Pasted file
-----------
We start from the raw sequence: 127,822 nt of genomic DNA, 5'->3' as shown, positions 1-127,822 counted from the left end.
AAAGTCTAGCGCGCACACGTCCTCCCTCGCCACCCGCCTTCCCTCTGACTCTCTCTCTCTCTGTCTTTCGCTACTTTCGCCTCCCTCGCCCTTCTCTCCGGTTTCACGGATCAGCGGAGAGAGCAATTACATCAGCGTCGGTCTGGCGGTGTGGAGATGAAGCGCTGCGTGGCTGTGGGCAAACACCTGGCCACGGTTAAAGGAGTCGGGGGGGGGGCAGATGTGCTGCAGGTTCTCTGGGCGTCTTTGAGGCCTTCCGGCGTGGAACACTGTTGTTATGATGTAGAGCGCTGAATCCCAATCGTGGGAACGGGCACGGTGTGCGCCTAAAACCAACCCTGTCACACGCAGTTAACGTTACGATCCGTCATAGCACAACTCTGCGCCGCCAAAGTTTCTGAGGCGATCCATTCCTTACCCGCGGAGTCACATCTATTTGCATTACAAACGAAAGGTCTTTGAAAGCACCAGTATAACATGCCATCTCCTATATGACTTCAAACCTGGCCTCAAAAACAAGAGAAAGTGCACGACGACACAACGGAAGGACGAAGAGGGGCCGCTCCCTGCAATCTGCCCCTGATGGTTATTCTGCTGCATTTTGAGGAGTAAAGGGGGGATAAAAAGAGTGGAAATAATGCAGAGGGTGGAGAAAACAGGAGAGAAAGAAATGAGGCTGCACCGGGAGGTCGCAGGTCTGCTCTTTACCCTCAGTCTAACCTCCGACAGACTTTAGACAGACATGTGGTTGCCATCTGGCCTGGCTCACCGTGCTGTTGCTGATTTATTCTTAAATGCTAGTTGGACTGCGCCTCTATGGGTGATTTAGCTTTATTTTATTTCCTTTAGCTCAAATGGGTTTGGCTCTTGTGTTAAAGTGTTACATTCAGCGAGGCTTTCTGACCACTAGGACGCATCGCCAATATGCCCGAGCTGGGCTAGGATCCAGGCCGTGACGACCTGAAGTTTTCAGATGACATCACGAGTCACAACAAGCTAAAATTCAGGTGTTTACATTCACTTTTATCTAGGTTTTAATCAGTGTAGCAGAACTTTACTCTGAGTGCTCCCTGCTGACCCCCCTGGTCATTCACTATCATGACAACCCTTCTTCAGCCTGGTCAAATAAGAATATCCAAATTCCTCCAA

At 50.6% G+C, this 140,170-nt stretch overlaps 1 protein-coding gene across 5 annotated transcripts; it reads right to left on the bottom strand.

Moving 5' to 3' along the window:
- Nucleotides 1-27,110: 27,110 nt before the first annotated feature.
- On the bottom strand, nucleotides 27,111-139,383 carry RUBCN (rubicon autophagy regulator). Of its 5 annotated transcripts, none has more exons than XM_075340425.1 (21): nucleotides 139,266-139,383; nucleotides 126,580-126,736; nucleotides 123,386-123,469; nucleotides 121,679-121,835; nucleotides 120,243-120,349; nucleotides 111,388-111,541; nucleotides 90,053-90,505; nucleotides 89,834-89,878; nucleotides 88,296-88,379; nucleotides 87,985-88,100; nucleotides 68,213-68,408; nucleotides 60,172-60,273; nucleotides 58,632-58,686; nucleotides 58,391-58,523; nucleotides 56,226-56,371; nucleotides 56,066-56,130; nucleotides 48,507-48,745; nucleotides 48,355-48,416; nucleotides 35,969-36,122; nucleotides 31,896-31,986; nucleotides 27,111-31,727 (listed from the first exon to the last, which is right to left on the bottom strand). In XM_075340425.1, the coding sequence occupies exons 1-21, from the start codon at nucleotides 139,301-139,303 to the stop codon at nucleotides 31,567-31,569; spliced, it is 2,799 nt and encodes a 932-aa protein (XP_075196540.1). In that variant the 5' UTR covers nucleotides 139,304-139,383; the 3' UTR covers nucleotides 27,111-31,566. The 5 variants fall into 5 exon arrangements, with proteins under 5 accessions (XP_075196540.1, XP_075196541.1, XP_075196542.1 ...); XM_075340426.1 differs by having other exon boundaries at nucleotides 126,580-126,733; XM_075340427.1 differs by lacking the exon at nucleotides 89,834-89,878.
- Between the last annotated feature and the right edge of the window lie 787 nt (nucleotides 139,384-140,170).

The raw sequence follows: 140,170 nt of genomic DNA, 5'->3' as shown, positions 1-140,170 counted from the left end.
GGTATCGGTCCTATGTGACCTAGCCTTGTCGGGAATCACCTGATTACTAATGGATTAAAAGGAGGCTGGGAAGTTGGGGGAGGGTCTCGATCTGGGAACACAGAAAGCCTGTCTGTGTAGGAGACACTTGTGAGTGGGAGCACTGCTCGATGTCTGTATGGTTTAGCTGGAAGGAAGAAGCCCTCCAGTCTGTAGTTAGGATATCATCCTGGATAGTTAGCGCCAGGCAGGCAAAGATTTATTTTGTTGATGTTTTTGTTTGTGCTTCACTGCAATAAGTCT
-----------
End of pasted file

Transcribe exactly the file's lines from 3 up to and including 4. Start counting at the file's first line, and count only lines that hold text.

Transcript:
At 50.6% G+C, this 140,170-nt stretch overlaps 1 protein-coding gene across 5 annotated transcripts; it reads right to left on the bottom strand.

Moving 5' to 3' along the window: